I’ll stop here, as I suspect I may get the urge to return to this subject of what appears here at another time and in another venue.

  • Really? This is Section A news for the United States?


    In order to underscore my point, I would ask that you pause after you read my first question and before moving on to my answer: Who is Prospero Gallinari?


    (New York Times website)

    Now, unless you are around fifty years old, or indeed older, and lived in Italy during the 1970s and 1980s, and/or unless you are an intimate student of contemporary Italian history, you probably have no idea who he is. Indeed, I would submit to you that the majority of Italians would not recognize the name at first blush.


    The question begged here, then, is, why did the New York Times have an obit on him in their obituary pages (p. 25) in the print edition of January 17, 2013, space they seem to reserve for people of a certain stature? Furthermore, the article, now on line, is accompanied with a photo not only of Gallinari but also of the macabre scene of Aldo Moro’s murdered body, as you can see above.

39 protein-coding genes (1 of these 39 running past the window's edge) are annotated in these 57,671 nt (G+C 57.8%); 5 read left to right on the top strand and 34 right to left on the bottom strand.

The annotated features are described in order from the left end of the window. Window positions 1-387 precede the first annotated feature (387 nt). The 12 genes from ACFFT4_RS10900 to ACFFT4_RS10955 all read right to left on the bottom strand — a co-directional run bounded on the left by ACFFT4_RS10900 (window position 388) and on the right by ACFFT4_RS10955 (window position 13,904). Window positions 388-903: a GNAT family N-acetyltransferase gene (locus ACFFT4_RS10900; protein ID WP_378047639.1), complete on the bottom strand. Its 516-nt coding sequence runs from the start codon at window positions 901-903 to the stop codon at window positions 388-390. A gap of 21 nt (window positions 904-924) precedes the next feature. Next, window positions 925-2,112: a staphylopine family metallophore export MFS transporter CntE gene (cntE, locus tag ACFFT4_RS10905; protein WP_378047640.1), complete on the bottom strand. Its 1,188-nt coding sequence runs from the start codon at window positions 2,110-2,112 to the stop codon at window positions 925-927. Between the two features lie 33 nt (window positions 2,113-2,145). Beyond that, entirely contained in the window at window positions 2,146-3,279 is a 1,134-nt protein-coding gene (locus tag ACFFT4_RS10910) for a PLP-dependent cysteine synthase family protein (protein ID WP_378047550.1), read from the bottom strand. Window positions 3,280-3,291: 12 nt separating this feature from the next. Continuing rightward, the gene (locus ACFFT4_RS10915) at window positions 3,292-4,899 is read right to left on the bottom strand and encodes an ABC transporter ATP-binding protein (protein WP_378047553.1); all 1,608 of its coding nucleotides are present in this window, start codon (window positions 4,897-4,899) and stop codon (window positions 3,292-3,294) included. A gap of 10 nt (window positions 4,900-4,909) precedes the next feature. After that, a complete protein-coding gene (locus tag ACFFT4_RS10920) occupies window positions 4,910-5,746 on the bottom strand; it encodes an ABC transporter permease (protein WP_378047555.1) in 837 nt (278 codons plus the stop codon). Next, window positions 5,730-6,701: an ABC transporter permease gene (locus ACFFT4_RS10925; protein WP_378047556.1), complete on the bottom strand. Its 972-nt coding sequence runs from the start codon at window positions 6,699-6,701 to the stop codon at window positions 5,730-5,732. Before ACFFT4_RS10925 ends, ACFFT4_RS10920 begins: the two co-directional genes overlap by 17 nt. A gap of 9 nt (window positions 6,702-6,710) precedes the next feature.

There is a second occurrence that raises questions. On page 19 of the same Friday edition, the New York Times published an article, a short piece indeed with large print of five lines and a large photo, on nicknames of Italian members of organized crime, beginning with that of someone who had been arrested the day before, and known as "Papa Smurf." 

    (New York Times website)

    Here, too, one wonders. Why would such a prestigious newspaper feel the need to publish such a piece, first of all? Then, why in Section A of the paper? Third, why stretch it all out, so that the piece with its large print and coincidental large photo occupy two thirds of the page, above the fold? Of course, the ultimate question is, why do it at all?


    I’ll stop here, as I suspect I may get the urge to return to this subject of what appears where at another time and in another venue.